Tracking fat-free mass changes in elderly men and women using single-frequency bioimpedance and dual-energy X-ray absorptiometry: A four-compartment model comparison

J. R. Moon, J. R. Stout, A. E. Smith-Ryan, K. L. Kendall, D. H. Fukuda, J. T. Cramer, S. E. Moon

Research output: Contribution to journalArticle

29 Citations (Scopus)

Abstract

Background/Objectives:To compare single estimations of fat-free mass (FFM) and to track FFM using single-frequency bioelectrical impedance analysis (BIA) and dual-energy X-ray absorptiometry (DXA) compared with a four-compartment (4C) model in healthy elderly Americans.Subjects/Methods:Thirty-four men and thirty-eight women (Caucasian, ⩾65 years) were included in the study. Subjects participated in either the control group or the exercise group. All testing and training took place during the 21-week investigation. Body composition assessments using nine BIA equations, DXA and a 4C model were performed during weeks 1, 12 and 24 of the study.Results:Single estimations for DXA and BIA produced high r values (0.79–0.95) and low standard error of estimate values (1.62–3.3 kg), producing subjective ratings of ‘ideal’ for men and ‘excellent’ for women. Both DXA and two BIA equations revealed the same significance when comparing groups and times with the 4C model. Individual accuracy for tracking changes was similar among BIA equations and DXA compared with the 4C model, with a total agreement of 25% for BIA and 27% for DXA compared with the 4C model.Conclusions:The current data in combination with the reliability errors for both BIA and DXA FFM estimations suggest that individual results should be interpreted with caution if FFM changes are <5 kg. However, DXA and BIA are both valid methods that can be used interchangeably to estimate FFM at a single time point or for tracking changes in FFM in small groups (15–22) of healthy American older adults.

Original languageEnglish (US)
Pages (from-to)S40-S46
JournalEuropean Journal of Clinical Nutrition
Volume67
DOIs
StatePublished - Jan 2013

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Photon Absorptiometry
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Keywords

  • Ageing
  • Body composition
  • Hypertrophy
  • Sarcopenia

ASJC Scopus subject areas

  • Medicine (miscellaneous)
  • Nutrition and Dietetics

Cite this

Tracking fat-free mass changes in elderly men and women using single-frequency bioimpedance and dual-energy X-ray absorptiometry : A four-compartment model comparison. / Moon, J. R.; Stout, J. R.; Smith-Ryan, A. E.; Kendall, K. L.; Fukuda, D. H.; Cramer, J. T.; Moon, S. E.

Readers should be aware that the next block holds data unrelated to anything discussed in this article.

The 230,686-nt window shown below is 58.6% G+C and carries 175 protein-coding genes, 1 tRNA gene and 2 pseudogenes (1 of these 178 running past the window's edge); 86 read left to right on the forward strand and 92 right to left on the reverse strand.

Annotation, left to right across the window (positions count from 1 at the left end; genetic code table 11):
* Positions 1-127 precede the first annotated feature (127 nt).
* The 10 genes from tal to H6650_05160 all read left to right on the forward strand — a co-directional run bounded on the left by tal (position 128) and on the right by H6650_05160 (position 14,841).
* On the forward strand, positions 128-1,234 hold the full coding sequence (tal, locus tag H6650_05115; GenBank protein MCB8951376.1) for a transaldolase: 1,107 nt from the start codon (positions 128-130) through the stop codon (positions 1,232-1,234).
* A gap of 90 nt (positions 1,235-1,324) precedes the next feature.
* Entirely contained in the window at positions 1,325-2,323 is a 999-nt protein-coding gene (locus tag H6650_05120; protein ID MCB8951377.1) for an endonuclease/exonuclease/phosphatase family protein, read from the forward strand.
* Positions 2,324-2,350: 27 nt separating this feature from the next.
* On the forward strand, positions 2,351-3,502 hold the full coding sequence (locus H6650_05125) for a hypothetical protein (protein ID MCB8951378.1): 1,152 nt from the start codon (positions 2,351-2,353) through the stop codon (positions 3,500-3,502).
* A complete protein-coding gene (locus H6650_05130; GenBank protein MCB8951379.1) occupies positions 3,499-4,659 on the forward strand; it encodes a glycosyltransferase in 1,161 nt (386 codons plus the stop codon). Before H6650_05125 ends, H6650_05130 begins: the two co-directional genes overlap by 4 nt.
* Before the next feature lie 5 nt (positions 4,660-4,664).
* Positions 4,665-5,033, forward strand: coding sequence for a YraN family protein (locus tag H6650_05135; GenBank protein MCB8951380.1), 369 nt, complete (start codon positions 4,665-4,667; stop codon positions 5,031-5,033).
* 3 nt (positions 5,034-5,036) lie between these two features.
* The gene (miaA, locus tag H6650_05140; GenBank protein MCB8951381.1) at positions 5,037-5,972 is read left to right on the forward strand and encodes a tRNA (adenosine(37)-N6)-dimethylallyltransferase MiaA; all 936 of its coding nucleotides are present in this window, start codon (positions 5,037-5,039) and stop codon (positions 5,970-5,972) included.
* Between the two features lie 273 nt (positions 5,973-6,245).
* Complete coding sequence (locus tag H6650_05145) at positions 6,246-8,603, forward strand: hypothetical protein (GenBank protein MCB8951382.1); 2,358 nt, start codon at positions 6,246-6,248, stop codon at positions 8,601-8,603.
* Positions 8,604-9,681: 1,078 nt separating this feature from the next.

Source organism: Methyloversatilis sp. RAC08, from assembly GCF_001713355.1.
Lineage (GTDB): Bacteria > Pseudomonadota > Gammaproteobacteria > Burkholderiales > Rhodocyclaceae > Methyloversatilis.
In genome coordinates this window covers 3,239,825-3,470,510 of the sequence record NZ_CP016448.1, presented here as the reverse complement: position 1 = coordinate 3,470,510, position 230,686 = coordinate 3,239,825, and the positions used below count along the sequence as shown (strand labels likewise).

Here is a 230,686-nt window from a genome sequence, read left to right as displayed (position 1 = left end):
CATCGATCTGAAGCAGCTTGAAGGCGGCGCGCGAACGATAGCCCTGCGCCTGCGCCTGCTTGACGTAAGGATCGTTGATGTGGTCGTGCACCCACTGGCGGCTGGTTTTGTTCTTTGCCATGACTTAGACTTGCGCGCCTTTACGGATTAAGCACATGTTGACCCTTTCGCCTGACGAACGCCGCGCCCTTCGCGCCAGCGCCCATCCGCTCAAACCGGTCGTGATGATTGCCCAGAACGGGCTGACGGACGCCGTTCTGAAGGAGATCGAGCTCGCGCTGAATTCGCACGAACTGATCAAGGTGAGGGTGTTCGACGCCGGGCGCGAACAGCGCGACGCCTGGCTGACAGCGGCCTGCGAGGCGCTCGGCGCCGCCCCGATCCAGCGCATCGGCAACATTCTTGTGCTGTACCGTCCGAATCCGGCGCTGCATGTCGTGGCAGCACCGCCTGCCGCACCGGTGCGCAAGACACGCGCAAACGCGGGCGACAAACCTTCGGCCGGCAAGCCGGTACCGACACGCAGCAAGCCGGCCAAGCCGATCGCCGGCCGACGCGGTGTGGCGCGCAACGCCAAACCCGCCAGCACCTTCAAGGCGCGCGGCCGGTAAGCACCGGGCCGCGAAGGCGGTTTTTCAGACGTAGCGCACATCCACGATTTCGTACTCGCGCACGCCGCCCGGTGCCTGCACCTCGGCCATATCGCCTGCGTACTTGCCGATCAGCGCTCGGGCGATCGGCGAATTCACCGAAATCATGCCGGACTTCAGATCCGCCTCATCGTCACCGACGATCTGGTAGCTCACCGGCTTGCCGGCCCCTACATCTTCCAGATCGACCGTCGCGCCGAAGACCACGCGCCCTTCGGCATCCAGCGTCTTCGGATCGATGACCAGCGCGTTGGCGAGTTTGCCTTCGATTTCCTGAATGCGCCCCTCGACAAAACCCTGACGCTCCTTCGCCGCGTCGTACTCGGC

In: European Journal of Clinical Nutrition, Vol. 67, 01.2013, p. S40-S46.

Research output: Contribution to journalArticle

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abstract = "Background/Objectives:To compare single estimations of fat-free mass (FFM) and to track FFM using single-frequency bioelectrical impedance analysis (BIA) and dual-energy X-ray absorptiometry (DXA) compared with a four-compartment (4C) model in healthy elderly Americans.Subjects/Methods:Thirty-four men and thirty-eight women (Caucasian, ⩾65 years) were included in the study. Subjects participated in either the control group or the exercise group. All testing and training took place during the 21-week investigation. Body composition assessments using nine BIA equations, DXA and a 4C model were performed during weeks 1, 12 and 24 of the study.Results:Single estimations for DXA and BIA produced high r values (0.79–0.95) and low standard error of estimate values (1.62–3.3 kg), producing subjective ratings of ‘ideal’ for men and ‘excellent’ for women. Both DXA and two BIA equations revealed the same significance when comparing groups and times with the 4C model. Individual accuracy for tracking changes was similar among BIA equations and DXA compared with the 4C model, with a total agreement of 25{\%} for BIA and 27{\%} for DXA compared with the 4C model.Conclusions:The current data in combination with the reliability errors for both BIA and DXA FFM estimations suggest that individual results should be interpreted with caution if FFM changes are <5 kg. However, DXA and BIA are both valid methods that can be used interchangeably to estimate FFM at a single time point or for tracking changes in FFM in small groups (15–22) of healthy American older adults.",
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AU - Smith-Ryan, A. E.

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AU - Cramer, J. T.

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